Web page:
When people enter into high risk jobs with the government there is always the possibility of losing their lives. We see it through out history: in the military, in law enforcement and in foreign affairs.
    Ambassador Steven wasn’t the first ambassador to be killed in the line of duty nor will he be the last. Where were all the attacks on George Bush when his administration was riddled with attacks on our embassies.
    To lump all Muslims together is wrong, it will always be wrong. Just as it is wrong to say all Christians are actual evil servants of the devil
    Muslim radicals have done and continue to do evil and despicable acts, but so have Americans. We have a history of torturing prisoners. raiding villages in Middle East killing innocents.
    So Happy, tell me who is most evil?
    So many people in the Middle East are completely defenseless, they are attacked my their own in the name of ISIS and by Americans protecting oil fields.

  98. mike from iowa 2016-06-11 14:57

    ps- Stevens was considered an infidel-reason enough for pissed off Muslims to kill him. Whether he was gay or not is irrelevant.

  99. bearcreekbat 2016-06-11 15:00

    We know there have been many assaults and murders of people for being gay in the USA. The case of Mathew Shepard in Wyoming comes immediately to mind.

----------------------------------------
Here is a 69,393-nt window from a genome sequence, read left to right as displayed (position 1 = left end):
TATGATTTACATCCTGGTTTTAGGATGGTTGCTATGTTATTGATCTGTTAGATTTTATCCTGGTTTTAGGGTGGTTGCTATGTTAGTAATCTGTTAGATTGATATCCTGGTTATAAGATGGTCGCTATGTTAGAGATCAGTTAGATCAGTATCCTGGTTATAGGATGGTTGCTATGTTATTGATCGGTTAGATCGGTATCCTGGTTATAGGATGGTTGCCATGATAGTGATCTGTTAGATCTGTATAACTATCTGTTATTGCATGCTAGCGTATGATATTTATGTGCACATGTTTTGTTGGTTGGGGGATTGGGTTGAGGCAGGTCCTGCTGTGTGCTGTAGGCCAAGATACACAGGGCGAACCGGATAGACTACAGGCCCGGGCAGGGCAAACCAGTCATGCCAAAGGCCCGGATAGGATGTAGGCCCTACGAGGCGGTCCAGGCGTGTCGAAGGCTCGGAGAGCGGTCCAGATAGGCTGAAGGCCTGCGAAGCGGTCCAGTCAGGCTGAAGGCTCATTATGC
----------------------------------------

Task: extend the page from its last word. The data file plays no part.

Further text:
This cite purports to list attacks and murders of LBGT folks from 1970 to the present in the USA based on FBI hate crimes statistics. Reading the incredibly long list is nauseating. I saw only two killers that were said to be motivated by the Muslim religion. Many more killers were said to be motivated by the Christian religion.

  100. happy camper 2016-06-11 15:37

    Oh you are the dumbest of the dumb. Supposedly intelligent and educated yet you ignore what is in front of you and makes excuses.

  101. happy camper 2016-06-11 15:43

    As an LBGT person I am very aware what has happened to me here. It’s nothing like that. You have to think “we are all the same.” Cause you’re PC stupid.

  102. Lanny V Stricherz 2016-06-11 15:49

    Happy, We idiots can’t be as smart as you portend to be.

    BCB I watched the videos and still have never seen them before. It is interesting that on Wikipedia, I found the following snippet.